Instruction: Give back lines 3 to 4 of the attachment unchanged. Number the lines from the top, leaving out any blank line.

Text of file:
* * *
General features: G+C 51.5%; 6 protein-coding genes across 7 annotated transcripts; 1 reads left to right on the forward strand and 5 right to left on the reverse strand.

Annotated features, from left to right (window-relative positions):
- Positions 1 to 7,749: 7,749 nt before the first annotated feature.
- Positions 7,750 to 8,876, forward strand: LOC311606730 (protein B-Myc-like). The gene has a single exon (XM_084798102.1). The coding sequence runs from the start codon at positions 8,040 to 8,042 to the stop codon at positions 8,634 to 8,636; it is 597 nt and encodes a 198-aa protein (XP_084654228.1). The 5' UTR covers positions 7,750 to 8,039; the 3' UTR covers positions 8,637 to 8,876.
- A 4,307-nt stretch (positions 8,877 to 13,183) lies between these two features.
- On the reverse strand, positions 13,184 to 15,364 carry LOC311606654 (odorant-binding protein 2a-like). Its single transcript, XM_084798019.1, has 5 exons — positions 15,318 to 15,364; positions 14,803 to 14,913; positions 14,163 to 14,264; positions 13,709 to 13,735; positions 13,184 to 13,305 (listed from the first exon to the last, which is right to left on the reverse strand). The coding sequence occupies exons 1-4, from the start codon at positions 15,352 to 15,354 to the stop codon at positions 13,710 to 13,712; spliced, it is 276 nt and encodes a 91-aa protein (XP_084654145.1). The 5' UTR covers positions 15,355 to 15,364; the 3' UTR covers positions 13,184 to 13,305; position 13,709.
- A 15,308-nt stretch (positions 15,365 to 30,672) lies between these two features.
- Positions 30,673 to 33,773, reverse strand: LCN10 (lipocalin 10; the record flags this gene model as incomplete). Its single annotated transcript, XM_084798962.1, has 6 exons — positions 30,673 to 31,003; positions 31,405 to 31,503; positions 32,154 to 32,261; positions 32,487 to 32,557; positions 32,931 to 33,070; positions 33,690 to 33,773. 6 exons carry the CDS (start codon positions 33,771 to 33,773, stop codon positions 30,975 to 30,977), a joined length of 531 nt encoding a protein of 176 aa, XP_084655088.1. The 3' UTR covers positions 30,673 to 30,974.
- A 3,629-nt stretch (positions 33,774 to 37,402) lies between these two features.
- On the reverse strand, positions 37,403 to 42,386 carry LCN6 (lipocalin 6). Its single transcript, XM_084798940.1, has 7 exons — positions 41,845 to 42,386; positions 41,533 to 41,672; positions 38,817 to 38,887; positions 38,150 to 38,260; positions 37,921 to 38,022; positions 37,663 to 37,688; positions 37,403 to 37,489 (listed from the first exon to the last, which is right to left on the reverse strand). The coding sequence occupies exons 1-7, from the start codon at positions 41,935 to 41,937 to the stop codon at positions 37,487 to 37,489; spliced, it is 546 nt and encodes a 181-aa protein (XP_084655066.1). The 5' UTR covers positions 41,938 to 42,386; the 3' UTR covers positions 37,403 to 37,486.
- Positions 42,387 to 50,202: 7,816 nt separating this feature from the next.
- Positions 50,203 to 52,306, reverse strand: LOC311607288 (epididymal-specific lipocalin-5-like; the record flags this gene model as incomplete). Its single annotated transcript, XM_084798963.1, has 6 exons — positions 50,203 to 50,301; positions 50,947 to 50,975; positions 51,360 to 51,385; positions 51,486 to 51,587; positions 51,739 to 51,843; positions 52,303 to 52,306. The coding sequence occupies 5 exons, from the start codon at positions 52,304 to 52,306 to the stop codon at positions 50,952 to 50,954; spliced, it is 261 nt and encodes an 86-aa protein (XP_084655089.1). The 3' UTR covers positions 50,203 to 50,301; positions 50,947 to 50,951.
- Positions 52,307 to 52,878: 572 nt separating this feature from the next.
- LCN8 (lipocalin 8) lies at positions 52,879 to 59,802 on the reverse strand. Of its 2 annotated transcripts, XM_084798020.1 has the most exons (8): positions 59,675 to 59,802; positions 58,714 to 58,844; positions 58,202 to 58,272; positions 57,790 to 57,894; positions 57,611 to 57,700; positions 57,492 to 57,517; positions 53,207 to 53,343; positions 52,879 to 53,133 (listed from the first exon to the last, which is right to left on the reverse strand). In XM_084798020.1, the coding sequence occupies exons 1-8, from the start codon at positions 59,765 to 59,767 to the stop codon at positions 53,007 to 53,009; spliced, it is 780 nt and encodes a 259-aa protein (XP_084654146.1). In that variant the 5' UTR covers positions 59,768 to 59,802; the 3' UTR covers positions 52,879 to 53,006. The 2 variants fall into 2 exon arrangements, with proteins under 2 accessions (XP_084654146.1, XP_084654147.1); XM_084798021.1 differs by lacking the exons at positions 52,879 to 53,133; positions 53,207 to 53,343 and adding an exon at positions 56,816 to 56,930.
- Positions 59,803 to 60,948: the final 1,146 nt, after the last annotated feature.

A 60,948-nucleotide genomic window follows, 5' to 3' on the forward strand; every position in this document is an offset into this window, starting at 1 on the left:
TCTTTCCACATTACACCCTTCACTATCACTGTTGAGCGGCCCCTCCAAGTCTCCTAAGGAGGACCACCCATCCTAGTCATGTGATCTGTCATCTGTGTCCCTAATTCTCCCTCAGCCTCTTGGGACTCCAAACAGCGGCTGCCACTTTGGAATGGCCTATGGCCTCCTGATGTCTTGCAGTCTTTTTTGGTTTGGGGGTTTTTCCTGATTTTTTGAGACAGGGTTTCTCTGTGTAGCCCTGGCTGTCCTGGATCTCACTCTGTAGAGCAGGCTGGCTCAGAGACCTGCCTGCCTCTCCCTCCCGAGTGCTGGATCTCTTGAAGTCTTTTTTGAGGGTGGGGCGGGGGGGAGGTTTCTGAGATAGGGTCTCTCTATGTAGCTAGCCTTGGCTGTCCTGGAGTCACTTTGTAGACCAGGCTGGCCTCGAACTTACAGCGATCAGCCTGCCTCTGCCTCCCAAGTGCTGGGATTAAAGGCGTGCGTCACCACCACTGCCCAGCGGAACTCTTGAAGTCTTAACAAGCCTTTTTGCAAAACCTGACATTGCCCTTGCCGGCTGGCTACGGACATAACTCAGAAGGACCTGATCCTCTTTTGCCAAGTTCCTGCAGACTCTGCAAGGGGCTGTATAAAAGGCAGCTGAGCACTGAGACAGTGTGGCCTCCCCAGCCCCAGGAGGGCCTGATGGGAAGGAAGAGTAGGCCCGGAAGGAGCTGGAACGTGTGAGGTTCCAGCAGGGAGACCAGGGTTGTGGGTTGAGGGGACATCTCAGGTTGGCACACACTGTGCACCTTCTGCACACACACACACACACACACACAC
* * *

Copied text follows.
- Positions 1 to 7,749: 7,749 nt before the first annotated feature.
- Positions 7,750 to 8,876, forward strand: LOC311606730 (protein B-Myc-like). The gene has a single exon (XM_084798102.1). The coding sequence runs from the start codon at positions 8,040 to 8,042 to the stop codon at positions 8,634 to 8,636; it is 597 nt and encodes a 198-aa protein (XP_084654228.1). The 5' UTR covers positions 7,750 to 8,039; the 3' UTR covers positions 8,637 to 8,876.